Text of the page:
Thanks for the heads up! Sounds like a very good idea, but I don't use this, so I wouldn't know what to add off the top of my head. I have a project that builds packages though, so I may get a chance to come to this with a bit of knowledge some time.
Comments like this are great, because they focus attention on particular changes that need to be made, so someone will surely get around to this eventually. Feel free to make any changes to fix this yourself however, if you know what needs doing, and don't mind: this seems like the sort of change that users will benefit from :).
Boilerplate: Remember that no matter if changes aren't perfect, or if the formatting is a bit off, as long as edits make things a bit better, it's a step in the right direction ;). The contributor's guide gives a few tips on how to easily make contributions ;).
I will close this discussion soon, if nothing more is added, as this seems like a pretty complete informational comment in and of itself (see closing discussions).
-- Kyoreln (talk) 14:48, 15 December 2021 (UTC)
Done now, I was hoping to get the formats listed here, but they could be found from portage's man page easily after all.
Juippis (talk) 08:38, 17 December 2021 (UTC)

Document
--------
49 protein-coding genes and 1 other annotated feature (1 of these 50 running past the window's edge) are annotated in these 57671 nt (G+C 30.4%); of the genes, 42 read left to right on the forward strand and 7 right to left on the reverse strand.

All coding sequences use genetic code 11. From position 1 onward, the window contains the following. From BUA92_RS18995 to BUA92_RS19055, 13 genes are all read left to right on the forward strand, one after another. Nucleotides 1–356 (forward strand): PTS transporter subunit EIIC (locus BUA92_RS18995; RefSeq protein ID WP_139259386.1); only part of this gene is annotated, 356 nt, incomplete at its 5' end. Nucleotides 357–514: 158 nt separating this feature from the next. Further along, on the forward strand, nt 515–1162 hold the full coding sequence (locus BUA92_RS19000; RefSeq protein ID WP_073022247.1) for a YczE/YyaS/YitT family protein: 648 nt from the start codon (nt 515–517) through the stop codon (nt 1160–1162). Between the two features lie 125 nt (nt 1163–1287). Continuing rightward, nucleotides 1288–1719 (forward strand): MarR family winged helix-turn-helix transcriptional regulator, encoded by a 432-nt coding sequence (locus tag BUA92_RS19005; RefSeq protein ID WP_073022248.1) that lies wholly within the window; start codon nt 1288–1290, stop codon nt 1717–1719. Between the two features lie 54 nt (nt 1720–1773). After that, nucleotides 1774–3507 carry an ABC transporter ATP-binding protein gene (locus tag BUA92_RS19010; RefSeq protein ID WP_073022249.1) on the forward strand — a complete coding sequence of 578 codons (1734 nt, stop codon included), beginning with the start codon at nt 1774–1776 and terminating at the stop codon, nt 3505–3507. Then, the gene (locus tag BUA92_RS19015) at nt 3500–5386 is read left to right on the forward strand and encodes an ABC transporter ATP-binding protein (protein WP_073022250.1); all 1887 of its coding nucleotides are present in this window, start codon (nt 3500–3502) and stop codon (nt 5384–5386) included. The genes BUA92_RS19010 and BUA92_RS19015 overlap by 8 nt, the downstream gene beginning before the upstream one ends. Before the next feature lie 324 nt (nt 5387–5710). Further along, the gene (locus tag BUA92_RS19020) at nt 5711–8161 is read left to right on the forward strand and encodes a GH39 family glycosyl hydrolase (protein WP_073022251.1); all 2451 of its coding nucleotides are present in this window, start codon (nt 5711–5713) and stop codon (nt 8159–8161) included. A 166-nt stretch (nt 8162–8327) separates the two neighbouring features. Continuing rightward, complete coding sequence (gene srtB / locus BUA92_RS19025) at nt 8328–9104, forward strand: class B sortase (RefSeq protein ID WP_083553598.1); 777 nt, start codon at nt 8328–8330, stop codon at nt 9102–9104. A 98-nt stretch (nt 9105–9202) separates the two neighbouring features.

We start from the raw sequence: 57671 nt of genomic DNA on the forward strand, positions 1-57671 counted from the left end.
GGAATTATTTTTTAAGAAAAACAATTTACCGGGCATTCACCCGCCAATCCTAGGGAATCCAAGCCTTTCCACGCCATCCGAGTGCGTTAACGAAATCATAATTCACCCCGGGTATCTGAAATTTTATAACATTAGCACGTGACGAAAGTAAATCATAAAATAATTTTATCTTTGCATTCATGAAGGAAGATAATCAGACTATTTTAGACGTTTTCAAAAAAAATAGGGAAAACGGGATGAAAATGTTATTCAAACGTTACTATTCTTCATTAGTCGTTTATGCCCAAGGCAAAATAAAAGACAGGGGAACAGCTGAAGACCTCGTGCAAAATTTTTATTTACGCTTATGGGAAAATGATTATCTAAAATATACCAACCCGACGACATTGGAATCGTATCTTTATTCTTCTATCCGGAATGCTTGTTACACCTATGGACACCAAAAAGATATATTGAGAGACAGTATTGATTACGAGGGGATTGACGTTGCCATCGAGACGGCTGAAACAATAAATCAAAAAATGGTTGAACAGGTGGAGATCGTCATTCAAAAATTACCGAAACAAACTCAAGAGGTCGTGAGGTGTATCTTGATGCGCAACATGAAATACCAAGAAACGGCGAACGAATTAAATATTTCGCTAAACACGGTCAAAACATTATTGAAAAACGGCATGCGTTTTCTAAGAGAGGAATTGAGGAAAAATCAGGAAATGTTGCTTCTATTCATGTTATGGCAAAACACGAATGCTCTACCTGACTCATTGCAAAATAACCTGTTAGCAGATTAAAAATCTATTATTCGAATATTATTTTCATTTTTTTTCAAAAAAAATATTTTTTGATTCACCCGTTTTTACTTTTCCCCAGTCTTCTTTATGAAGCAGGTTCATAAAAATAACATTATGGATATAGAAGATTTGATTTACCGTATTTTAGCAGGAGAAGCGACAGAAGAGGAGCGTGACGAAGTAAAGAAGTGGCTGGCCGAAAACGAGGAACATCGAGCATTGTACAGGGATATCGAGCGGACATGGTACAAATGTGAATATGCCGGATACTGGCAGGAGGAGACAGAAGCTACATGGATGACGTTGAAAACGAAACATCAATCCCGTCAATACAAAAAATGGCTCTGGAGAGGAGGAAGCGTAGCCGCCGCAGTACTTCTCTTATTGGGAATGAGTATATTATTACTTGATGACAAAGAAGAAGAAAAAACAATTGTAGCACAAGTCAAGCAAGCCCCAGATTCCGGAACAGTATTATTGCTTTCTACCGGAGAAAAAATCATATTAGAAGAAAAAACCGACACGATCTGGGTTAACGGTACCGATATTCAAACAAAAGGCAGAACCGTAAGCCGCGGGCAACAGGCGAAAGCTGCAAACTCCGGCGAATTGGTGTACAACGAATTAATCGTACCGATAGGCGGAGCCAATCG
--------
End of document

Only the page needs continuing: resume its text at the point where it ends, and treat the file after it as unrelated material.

Fantastic, thanks !! -- Ris (talk) 09:30, 20 February 2022 (UTC)

Clarifying the information in the "Understanding the binary package format" section

Talk status
This discussion is still ongoing.

i came to the "Understanding the binary package format" section of this page due to trying to understand the format of the xpak that gets downloaded by the gentoo-kernel-bin ebuild. In that particular case, the compression format is xz, not bz2; but qtbz2 can nevertheless be used to split that file into its .tar.xz and the xpak archive components, despite the command name, and despite this not being documented in the man page for qtbz2. Should this section be changed to reflect all this? Flexibeast (talk) 12:52, 9 March 2022 (UTC)

Excellent observation. Perhaps the developer of the sys-kernel/gentoo-kernel-bin package has set custom compression formats on the build machine that is assembling the package... which was discovered by you as you manually disassembled the package step-by-step. binpkg compression can be changed to support various compression algorithms such as bzip2, gzip, lz4, lzip, lzop, xz, and zstd (search for BINPKG_COMPRESS on the man make.conf) for more information... --Maffblaster (talk) 00:28, 10 March 2022 (UTC)